Expand the WordPress Media Library Admin Panel

As of WordPress 2.8, it appears that the only way to insert new interface panels into the WordPress Media Library is through the restrict_manage_posts action hook.

Below I describe how I use this hook to expand the Media Library admin panel.

1. Media Library Menu Check

Be careful when you use this hook because it gets called in other admin menus as well, including the Posts menu. To limit my new menus to just the Media Library, I first do the following check in my plugin file or functions.php theme file.

add_action('admin_init', 'init_media_plus');

function init_media_plus() {
	// Only activate plugin for the Media Library page
	if (strpos($_SERVER["REQUEST_URI"], "upload.php") === FALSE)
		return;
	
	add_action('restrict_manage_posts', 'media_library_menu');
	add_action('admin_head', 'media_plus_header', 51);
	add_filter('wp_redirect', 'media_plus_redirect', 10, 2);
}

Line 5 – The Media Library menu is constructed from the wp-admin/upload.php file. Therefore,we first check to see that we are on the upload.php page.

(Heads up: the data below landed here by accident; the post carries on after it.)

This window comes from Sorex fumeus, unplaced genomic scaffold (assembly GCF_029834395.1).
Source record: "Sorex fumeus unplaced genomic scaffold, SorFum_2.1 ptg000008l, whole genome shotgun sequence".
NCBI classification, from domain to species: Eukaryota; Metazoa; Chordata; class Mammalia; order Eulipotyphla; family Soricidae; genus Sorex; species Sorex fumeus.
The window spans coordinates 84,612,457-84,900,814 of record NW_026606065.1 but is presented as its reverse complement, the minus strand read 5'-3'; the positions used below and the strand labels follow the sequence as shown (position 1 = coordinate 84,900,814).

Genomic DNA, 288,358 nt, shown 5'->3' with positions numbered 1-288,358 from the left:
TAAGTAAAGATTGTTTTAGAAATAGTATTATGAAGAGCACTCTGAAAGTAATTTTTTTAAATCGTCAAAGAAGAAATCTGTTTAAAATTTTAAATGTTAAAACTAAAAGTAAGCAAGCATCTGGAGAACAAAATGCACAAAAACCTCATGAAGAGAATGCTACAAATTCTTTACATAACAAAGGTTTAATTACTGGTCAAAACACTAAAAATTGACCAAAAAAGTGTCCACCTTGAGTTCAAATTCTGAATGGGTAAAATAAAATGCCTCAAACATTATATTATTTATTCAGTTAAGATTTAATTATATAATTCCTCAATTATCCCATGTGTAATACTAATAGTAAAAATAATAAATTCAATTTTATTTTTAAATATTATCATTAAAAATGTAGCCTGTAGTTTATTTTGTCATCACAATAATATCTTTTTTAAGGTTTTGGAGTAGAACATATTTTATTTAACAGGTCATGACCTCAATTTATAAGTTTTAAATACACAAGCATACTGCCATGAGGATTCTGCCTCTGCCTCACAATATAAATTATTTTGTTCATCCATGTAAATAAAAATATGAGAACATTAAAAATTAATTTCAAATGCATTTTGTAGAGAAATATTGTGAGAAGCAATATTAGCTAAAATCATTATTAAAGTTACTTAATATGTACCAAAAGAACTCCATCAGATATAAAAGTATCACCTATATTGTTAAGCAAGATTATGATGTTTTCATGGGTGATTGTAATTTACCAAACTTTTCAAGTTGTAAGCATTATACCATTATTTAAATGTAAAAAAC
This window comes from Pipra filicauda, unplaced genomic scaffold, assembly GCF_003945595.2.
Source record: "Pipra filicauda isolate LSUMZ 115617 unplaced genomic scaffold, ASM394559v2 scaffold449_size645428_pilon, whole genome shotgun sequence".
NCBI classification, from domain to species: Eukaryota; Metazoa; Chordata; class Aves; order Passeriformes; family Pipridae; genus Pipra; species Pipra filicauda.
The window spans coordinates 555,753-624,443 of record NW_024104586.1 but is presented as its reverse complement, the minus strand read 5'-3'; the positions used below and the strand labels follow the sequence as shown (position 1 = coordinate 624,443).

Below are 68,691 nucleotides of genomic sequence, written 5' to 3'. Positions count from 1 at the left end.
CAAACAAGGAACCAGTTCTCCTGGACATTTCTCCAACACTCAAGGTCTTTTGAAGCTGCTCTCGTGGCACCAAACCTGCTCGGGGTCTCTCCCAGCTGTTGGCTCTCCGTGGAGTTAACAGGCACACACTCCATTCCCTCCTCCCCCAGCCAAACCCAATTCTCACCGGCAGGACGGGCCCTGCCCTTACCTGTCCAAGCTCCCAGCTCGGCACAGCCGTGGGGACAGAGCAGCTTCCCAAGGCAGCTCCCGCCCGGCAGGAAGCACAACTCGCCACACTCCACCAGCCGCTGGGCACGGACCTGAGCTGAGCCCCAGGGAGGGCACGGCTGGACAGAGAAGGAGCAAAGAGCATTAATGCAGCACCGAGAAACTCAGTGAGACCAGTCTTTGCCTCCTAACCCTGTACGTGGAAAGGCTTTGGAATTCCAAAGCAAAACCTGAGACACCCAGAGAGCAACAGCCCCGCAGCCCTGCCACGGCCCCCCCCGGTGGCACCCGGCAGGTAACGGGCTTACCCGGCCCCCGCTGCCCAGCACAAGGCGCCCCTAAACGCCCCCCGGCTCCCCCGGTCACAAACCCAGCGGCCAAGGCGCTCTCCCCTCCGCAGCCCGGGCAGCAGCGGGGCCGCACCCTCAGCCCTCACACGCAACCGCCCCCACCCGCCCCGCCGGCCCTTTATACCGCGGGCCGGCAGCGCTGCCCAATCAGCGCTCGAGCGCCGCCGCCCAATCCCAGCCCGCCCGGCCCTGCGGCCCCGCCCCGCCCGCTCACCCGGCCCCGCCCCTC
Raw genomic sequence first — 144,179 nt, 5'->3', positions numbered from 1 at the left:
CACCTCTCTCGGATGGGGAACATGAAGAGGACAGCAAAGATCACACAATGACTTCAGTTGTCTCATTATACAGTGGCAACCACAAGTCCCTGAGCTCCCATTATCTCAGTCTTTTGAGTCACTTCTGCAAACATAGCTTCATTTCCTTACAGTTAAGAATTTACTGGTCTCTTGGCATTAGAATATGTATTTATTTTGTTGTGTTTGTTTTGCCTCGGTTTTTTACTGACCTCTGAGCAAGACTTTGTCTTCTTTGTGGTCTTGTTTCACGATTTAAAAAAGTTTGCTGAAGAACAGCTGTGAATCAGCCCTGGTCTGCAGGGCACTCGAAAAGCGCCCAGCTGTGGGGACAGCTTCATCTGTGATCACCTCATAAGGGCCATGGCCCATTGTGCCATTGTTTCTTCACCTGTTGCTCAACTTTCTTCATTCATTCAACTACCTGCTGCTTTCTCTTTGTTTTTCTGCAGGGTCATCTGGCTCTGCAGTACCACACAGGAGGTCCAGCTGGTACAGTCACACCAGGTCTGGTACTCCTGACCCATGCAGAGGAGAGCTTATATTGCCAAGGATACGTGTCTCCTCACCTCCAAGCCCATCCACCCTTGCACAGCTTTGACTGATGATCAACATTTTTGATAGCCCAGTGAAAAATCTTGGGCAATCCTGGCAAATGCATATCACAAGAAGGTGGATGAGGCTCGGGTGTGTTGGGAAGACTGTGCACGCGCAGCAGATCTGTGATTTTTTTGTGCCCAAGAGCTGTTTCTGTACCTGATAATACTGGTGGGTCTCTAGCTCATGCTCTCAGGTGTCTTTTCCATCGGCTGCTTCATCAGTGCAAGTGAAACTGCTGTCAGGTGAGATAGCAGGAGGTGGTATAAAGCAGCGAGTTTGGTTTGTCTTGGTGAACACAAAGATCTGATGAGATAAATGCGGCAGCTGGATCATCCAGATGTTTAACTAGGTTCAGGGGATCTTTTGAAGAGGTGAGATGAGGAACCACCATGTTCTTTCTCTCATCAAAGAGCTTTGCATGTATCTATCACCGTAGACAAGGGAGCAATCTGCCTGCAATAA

Line 8 – Only add our Media Library admin panels if we are on the Media Library menu page.

Line 9 – Add any Javascript functions here.

Lines 10… – Add any additional action or filter hooks.

2. Define New Media Library Admin Panels

Next, we define the new admin panels we want to add to the Media Library. Below, we add a drop-down menu containing some actions that we want to perform on images in our Media Library.

In addition to the existing Delete action, we now enable the Attach action for all image objects. We also add in a new Remove-Attachment option.

function media_library_menu() {
 	global $wpdb;

    ?>
 	<div class="wrap">   
		<?php screen_icon(); ?>
		<h2>Media Library Plus</h2>

        <form id="media-plus-form" action="" method="get">
            <select name="action" class="select-action">
            <option value="-1" selected="selected"><?php _e('Bulk Actions'); ?></option>
            <option value="delete"><?php _e('Delete'); ?></option>
            <option value="attach"><?php _e('Attach to a post'); ?></option>
            <option value="remove"><?php _e('Detach from a post'); ?></option>

            </select>
        
            <input type="submit" value="<?php esc_attr_e('Apply'); ?>" name="doaction" id="doaction" class="button-secondary action" onClick="getSelectedMedia('posts-filter');" />